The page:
The current bird flu outbreak in South Dakota is three times worse than in 2015

South Dakota’s avian flu outbreak is more than triple the size of a similar outbreak in 2015, and through the first week of April more than 1.25 million birds have been destroyed after outbreaks were detected among state poultry producers.

So far, the virus has been detected at 32 premises, more than triple the number in 2015, said Dr. Mendel Miller, an assistant state veterinarian with the South Dakota Animal Industry Board. This year’s outbreak has infected flocks in 14 East River counties that stretch from south to north.

“We learned a lot in 2015, and that’s helped us,” Miller said. “Unfortunately, it’s not fun to deal with no matter how much you know about it.”

Avian flu has been detected in poultry flocks around the Midwest and in other parts of the country, according to the United State Department of Agriculture. In South Dakota the virus has primarily been wiping out turkey flocks. Miller said the virus is so deadly that once it gets into a flock, all of the birds are dead within a couple days. The birds are destroyed to prevent the virus from spreading.

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The 2022 avian influenza outbreak in South Dakota is more than triple the size of an outbreak in 2015, leading to the loss of dozens of flocks among East River producers.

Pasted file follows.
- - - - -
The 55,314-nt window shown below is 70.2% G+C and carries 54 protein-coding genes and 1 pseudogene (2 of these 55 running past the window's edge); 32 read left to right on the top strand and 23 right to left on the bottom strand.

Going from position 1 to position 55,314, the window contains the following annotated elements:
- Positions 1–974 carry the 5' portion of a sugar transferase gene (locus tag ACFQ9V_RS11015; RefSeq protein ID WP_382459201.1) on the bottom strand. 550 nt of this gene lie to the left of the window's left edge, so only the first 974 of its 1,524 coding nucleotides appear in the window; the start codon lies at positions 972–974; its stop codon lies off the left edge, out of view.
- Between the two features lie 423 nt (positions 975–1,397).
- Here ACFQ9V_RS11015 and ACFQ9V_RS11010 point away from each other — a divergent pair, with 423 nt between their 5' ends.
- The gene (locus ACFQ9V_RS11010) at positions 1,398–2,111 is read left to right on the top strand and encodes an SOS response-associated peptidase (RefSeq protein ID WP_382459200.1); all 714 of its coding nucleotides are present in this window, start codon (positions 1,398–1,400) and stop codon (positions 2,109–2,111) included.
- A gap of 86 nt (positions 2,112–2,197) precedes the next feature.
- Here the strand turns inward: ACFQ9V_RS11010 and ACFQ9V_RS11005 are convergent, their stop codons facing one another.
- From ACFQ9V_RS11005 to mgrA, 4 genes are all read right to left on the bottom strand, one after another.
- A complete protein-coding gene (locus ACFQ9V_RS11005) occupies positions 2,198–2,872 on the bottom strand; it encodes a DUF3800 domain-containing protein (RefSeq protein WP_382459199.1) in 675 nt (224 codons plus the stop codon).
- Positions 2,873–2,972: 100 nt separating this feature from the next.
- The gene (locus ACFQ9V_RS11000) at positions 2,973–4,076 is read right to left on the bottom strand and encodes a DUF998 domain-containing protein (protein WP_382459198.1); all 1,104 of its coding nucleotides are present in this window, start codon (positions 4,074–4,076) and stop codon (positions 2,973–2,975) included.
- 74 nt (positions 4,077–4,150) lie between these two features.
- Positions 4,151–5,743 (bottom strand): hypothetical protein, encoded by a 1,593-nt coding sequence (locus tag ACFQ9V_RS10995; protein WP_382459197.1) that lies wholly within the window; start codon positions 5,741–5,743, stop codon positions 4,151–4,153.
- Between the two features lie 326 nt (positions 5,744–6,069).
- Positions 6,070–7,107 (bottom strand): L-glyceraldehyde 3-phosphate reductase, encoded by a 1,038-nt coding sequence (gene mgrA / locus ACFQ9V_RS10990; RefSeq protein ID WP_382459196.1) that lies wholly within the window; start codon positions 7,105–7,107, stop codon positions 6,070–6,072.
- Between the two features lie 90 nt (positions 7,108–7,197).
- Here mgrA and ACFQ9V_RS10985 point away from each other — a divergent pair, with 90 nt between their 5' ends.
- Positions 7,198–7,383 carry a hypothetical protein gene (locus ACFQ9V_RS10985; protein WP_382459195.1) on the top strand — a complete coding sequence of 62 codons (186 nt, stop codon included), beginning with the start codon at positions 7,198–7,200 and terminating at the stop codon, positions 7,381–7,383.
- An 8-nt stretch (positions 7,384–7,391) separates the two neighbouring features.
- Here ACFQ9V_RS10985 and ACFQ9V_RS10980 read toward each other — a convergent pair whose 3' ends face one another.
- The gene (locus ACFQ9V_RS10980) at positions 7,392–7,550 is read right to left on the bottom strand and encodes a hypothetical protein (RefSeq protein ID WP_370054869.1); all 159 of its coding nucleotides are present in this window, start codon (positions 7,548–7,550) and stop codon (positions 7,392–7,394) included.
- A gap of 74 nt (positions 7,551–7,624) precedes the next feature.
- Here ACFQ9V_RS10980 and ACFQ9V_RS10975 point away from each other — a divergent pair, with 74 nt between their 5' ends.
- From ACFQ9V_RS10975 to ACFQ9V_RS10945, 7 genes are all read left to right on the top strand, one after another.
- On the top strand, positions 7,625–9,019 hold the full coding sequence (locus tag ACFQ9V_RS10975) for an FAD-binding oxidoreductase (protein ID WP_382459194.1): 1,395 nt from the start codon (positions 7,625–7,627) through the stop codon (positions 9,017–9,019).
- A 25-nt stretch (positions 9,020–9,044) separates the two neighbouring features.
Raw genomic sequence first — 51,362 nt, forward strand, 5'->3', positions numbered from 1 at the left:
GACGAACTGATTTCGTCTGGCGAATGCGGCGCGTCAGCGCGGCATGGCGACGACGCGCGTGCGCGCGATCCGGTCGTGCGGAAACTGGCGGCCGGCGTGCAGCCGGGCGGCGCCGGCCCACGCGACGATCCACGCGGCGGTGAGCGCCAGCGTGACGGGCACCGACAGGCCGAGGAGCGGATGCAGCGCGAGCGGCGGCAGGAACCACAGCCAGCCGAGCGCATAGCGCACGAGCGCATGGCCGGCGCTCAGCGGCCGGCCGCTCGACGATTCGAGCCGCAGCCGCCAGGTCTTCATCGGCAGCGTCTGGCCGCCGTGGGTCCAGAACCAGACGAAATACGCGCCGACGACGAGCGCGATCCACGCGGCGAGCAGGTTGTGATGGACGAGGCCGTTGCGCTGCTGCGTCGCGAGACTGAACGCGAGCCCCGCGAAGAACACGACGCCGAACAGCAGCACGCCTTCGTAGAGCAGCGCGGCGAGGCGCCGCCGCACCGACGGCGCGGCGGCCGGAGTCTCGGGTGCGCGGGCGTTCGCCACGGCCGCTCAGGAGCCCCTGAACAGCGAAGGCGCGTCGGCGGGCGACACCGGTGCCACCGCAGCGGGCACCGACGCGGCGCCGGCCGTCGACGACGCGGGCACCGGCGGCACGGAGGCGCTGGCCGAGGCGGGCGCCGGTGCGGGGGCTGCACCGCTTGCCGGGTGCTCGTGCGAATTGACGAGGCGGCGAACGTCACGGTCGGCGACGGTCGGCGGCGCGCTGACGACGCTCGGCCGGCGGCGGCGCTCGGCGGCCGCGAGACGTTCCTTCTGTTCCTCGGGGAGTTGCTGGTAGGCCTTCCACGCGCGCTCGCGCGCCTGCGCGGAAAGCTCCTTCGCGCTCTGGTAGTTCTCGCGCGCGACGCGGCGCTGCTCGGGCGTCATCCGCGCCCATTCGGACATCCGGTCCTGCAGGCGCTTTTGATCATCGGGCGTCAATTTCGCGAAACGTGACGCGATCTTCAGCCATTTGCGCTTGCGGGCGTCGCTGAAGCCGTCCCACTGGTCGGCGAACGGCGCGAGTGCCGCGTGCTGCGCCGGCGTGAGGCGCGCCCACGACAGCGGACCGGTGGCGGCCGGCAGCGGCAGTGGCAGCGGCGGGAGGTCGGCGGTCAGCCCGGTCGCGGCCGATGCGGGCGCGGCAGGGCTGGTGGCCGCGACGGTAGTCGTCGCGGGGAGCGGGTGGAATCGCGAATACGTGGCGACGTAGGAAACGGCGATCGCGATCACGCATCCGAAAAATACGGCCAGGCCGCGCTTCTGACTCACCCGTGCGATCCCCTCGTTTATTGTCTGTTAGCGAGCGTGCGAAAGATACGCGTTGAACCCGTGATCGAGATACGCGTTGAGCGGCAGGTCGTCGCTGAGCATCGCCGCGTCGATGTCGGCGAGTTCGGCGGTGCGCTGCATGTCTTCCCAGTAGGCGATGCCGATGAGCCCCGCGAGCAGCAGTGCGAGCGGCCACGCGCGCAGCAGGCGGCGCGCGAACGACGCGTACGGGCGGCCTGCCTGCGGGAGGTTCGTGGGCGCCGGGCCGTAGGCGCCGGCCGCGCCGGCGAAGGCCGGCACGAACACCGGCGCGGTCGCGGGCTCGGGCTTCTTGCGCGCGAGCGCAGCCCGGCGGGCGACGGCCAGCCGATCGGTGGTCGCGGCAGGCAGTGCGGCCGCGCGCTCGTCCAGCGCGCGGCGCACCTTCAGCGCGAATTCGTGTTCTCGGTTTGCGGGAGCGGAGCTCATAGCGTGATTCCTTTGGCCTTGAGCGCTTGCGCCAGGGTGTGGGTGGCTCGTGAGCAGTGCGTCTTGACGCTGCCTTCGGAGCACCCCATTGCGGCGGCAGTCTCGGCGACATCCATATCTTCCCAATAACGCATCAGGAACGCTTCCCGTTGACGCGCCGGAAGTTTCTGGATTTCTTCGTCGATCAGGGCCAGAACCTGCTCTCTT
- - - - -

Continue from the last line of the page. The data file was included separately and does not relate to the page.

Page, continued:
The 2022 avian influenza outbreak in South Dakota is more than triple the size of an outbreak in 2015, leading to the loss of dozens of flocks among East River producers.

“It just kills birds,” he said.

The Animal Industry Board has the authority to ban the importation of poultry into the state, but with this outbreak it wouldn’t stop the virus.

“We would have the ability if we thought it was helpful,” Miller said. “The honest answer is this avian influenza is not coming into the state from birds, at least birds we can control.”

The virus was detected in March among snow geese and Canadian geese harvested by hunters, the USDA has reported.

Avian flu outbreak will be 'devastating' to South Dakota producers

Charles Riggins, who runs Riggins Home Grown Foods near Bruce, South Dakota said it hasn’t affected his flock of free-range chickens. But he’s nervous about the virus. If it’s detected within six miles of his farm, it could lead to his flock being destroyed.

“We try to keep birds from other flocks out of our flock,” he said. “We don’t have geese landing on our land because we don’t have any sloughs.”

Besides hitting producers, the demise of poultry flocks around the country will spill over to processors and ultimately consumers. Jordan Woodbury, the president and CEO of Dakota Provisions in Huron, South Dakota predicted it would be “devastating” over the next four or five months. Dakota Provisions harvests about 4.5 million turkeys a year, mostly from South Dakota producers. The avian influenza outbreak has already cost the plant 1.4 million birds.

Dakota Provisions can also process other protein products, including beef, pork and chicken, and Woodbury said the plants will try to expand on those products while turkey flock are repopulated. The plant’s full-time employees will be reallocated to those products and other duties.

“We’ll keep them busy throughout the next four months,” he said.

The good news, he said, is that growers are already repopulating flocks, and he hopes that by September they will be running at normal capacity again.

“You just got to keep your head up and persevere,” Woodbury said.

This article originally appeared on Sioux Falls Argus Leader: South Dakota's bird flu outbreak sees 1.25 million birds destroyed